Dance Lessons Are More than Learning Spins & Dips

Dance fulfills your basic interpersonal needs

We are dance instructors, not therapists, but we can’t ignore the fact that dancing together, and more specifically learning to dance together helps to maintain a happy, healthy relationship. We all have basic needs that must be met in order to live fulfilling lives. Identified by Abraham Maslow, an American psychologist, as a hierarchy for human potential, there are six basic human needs that are all met through the process of learning to dance. By learning to dance with your loved one, you are not only meeting your personal needs, but you are fulfilling the needs of your partner and strengthening the bond between you.

Certainty = feeling comfortable, safe, secure

We’ve all heard variations on the phrase, “The couple that does ______ together stays together,” and that is very much the case with learning to dance.

Everyone wants to know that they are in a secure relationship, and that each partner is fully committed. By spending an hour holding the person you love, you are physically communicating your dedication and commitment to them; therefore, solidifying the connection between you.

Variety = feeling challenged

While any learning process is filled with variety (because that is the nature of learning), learning to dance together offers variety directly to the way you relate to your partner. Though you already may understand how to communicate with one another in a number of ways (verbally, nonverbally), learning to dance offers you the challenge of communicating and connecting in a new physical way.

Significance= feeling needed

Just putting time aside every week to spend with your partner makes him/her feel like an important part of the relationship, but deciding to spend your quality time dancing together requires much more attentiveness to your partner than watching a movie or eating together; there’s no better way of making someone feel significant than giving them an hour of undivided, face-to-face attention. If both individuals are present and focused on performing their dance roles effectively, the partnership will flourish.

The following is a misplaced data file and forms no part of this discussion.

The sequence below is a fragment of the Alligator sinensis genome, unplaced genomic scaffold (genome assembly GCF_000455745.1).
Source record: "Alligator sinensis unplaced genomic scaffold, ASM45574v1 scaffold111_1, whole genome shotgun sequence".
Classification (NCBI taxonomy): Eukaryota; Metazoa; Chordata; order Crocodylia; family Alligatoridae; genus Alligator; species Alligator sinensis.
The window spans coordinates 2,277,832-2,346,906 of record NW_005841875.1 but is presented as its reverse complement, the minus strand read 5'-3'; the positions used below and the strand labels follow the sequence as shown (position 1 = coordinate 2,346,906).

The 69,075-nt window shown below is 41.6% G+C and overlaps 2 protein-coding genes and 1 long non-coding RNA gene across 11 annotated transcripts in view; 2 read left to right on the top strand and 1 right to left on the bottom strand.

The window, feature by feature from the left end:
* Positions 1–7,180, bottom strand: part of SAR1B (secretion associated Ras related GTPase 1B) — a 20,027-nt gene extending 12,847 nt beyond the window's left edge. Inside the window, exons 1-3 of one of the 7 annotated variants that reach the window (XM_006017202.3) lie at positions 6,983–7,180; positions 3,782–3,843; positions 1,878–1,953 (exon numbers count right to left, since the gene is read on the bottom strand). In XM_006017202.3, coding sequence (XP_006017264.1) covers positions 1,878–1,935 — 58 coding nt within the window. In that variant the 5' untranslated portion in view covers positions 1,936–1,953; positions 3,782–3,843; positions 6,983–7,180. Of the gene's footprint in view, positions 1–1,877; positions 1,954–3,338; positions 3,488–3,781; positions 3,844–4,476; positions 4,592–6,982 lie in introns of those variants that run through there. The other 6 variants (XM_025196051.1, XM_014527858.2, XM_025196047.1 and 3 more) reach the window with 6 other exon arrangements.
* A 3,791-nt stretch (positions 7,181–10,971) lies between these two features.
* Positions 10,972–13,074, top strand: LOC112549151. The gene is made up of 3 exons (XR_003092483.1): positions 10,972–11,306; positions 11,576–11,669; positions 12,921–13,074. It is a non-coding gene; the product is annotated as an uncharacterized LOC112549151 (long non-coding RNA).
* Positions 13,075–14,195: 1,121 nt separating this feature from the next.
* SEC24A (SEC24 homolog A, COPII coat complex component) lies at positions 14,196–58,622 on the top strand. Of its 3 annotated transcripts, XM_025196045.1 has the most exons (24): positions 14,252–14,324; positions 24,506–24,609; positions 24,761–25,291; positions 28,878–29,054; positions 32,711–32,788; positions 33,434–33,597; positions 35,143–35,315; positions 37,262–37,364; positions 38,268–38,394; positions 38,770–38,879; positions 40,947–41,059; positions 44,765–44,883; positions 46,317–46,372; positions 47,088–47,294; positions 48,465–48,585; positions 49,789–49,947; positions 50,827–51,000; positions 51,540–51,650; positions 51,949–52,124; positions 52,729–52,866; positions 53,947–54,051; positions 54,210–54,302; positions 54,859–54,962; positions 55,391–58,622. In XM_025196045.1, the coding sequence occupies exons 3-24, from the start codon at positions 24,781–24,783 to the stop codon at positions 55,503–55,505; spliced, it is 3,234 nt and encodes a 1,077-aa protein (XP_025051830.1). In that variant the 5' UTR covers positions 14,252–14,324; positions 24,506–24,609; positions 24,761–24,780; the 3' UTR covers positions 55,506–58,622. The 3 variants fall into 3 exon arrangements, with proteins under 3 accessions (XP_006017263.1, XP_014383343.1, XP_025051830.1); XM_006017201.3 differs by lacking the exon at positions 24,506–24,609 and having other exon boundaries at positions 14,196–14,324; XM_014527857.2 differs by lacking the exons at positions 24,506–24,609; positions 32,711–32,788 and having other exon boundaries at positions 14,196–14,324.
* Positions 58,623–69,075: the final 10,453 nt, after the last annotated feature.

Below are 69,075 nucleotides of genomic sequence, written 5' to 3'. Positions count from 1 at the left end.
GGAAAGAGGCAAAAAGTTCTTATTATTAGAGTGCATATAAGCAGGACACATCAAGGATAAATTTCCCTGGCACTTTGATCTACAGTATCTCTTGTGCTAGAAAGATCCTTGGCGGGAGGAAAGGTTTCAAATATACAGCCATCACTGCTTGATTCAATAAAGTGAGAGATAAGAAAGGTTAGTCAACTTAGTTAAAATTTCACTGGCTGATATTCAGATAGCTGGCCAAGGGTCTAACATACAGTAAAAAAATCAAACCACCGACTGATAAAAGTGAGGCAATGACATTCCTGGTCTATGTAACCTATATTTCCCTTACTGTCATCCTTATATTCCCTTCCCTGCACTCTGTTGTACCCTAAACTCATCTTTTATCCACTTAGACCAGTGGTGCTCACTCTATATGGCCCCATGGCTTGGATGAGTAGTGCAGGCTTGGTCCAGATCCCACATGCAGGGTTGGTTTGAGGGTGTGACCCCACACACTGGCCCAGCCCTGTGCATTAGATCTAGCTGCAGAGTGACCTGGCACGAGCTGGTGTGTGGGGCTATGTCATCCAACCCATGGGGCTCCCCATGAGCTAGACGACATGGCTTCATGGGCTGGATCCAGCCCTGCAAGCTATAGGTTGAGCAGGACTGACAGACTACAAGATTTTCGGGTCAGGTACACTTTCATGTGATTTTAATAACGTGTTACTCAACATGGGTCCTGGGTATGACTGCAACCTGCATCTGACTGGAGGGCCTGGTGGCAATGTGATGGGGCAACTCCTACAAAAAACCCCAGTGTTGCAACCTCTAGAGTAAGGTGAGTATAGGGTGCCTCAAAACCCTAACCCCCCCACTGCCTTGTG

Connection= feeling loved, feeling one with your partner

To dance well, the performance must go beyond an accurate execution of the footwork. There must be a physical, psychological and emotional connection between the partners dancing. Through taking dance lessons, you are learning new way of being in sync, both physically and emotionally. Each time you practice your first dance, you are not only practicing your physical techniques, but your emotional connection, as well, deepening and strengthening the bonds of your relationship. This is why we stress to couples to not just treat dance lessons as a means to an end, but to make every lesson special – to make every lesson a date.

Growth= continuous development of knowledge and ability

In any learning process, there is an expected outcome of growth. Learning to dance is different in that you are both witnessing and participating in your partner’s learning process. When your partner is vulnerable and you are able to support them, it not only creates a lasting bond between you, but you are growing as an individual in order to adequately meet the needs of your partner.

Contribution= going beyond yourself, giving to the greater good

Spending time dancing together is a way to work on your relationship. By doing so, you are  creating a positive and healthy relationship that has benefits beyond you and your relationship. By cultivating a deeper connection with your partner, you set an example for those around you – your friends, family, children – and inspire them to spend time creating deeper and healthier connections to those they love.

For some other helpful blogs about how to learn to dance with your partner, read: lighten up; Eureka! being a contribution; dance and happiness.